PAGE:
32bit native Windows applications share the same PE (portable executable) file structure and are supposed to run properly under any 32bit/64bit Windows desktop or server operating system.

64bit Windows application have PE32+ file structure and they require 64bit Windows operating system.

Popular programming languages capable of producing Windows 32/64 bit Windows applications are C++, VB and Delphi.

The main difference between Windows and .NET applications is the fact that Windows applications contain compiled (unmanaged) code whilst .NET applications contain IL code which is compiled to native CPU code by CLR (common language runtime). This is also why .NET application can be easily decompiled if not protected and encrypted.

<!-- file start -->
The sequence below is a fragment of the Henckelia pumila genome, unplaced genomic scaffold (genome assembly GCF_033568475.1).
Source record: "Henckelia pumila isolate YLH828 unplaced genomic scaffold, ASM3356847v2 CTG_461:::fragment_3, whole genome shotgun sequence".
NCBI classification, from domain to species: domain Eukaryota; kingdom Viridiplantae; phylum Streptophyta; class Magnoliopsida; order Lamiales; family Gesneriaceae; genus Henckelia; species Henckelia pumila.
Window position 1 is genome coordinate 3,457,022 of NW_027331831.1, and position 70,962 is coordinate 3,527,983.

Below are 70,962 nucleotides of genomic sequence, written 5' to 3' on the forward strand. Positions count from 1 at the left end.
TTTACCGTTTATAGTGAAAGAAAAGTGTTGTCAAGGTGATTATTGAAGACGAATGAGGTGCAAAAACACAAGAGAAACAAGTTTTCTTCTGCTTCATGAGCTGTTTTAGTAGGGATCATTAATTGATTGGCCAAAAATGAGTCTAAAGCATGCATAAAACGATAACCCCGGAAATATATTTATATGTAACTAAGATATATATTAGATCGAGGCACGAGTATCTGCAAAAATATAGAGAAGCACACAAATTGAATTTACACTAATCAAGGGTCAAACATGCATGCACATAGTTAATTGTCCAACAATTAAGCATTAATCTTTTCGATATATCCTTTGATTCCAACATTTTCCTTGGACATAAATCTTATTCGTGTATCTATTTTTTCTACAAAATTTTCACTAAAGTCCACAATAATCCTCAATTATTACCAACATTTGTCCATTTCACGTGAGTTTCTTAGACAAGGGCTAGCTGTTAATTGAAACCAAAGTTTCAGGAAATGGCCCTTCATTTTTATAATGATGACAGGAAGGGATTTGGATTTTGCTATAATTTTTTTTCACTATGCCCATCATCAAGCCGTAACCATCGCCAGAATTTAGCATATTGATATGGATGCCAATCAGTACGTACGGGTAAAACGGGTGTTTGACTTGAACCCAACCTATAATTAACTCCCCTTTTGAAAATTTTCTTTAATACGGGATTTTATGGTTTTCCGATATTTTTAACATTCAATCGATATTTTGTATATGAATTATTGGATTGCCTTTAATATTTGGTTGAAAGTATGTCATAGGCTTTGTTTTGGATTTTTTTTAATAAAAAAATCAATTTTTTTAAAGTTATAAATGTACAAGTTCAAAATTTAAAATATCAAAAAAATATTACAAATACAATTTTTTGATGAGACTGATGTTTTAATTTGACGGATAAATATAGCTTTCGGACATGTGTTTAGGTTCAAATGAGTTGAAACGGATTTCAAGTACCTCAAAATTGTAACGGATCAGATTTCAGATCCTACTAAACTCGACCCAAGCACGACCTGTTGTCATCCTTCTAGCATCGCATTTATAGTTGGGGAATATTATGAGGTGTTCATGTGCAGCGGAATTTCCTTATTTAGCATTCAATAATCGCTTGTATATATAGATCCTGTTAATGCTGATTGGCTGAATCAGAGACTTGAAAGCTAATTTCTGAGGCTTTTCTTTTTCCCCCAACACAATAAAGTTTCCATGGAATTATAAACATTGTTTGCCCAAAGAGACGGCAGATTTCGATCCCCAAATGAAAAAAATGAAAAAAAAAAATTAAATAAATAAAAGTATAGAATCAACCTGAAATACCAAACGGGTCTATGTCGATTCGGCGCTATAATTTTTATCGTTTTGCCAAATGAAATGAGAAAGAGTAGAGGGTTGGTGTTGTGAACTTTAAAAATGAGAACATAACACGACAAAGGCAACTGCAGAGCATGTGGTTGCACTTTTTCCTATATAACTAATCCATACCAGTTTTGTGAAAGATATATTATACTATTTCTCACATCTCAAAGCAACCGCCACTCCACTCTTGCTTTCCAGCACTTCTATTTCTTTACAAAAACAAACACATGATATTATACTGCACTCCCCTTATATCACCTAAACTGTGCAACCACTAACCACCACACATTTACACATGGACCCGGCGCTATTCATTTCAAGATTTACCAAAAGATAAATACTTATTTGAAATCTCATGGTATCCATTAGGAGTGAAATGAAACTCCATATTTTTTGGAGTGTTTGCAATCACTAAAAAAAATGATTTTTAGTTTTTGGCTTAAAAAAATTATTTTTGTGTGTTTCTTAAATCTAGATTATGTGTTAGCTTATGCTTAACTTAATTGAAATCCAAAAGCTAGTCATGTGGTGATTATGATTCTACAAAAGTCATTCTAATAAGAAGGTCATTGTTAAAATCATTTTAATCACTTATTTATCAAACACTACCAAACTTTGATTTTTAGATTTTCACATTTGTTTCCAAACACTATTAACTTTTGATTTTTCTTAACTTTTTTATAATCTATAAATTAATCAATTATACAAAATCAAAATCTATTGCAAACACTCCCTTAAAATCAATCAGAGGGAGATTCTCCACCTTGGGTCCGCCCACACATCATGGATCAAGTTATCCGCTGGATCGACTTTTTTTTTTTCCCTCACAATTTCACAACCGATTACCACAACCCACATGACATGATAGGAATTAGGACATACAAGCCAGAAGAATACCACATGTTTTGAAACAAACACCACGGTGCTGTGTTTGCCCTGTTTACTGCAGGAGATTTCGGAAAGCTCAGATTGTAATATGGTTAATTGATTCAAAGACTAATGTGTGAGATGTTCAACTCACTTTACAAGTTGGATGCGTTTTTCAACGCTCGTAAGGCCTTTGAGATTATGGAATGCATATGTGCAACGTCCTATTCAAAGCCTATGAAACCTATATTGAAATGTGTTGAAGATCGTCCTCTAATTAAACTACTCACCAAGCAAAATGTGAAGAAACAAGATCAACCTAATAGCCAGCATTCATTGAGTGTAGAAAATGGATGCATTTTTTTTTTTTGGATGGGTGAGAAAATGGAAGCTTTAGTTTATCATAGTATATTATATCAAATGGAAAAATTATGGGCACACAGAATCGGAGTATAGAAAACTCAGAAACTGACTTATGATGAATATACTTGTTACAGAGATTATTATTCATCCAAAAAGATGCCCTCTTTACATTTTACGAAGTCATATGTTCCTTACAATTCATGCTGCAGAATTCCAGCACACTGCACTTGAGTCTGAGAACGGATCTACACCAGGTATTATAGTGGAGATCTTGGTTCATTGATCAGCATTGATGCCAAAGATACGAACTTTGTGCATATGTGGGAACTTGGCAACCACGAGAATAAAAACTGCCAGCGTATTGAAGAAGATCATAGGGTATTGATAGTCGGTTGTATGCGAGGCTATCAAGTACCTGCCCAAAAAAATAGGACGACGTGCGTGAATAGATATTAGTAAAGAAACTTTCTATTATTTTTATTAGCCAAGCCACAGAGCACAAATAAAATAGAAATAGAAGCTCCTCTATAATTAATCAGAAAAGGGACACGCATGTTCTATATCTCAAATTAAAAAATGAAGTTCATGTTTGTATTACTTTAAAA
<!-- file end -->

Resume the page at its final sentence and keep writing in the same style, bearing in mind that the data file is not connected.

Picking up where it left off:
.NET applications have different file structure and require Microsoft .NET framework to run. NET applications are developed in .NET compatible languages such as VB.NET, C# or J# and contain IL (intermediate language) code. Microsoft .NET framework is available for Windows 98 and later operating systems.

.NET applications can be compiled as x86, AnyCpy and x64 applications and thus target different Windows platforms.

x86/AnyCpu .NET applications have PE file structure and can be run on any 32/64 bit Windows operating system with support for .NET framework.

x64 .NET applications have PE32+ file structure and can be run only on 64bit Windows operating systems with .NET framework.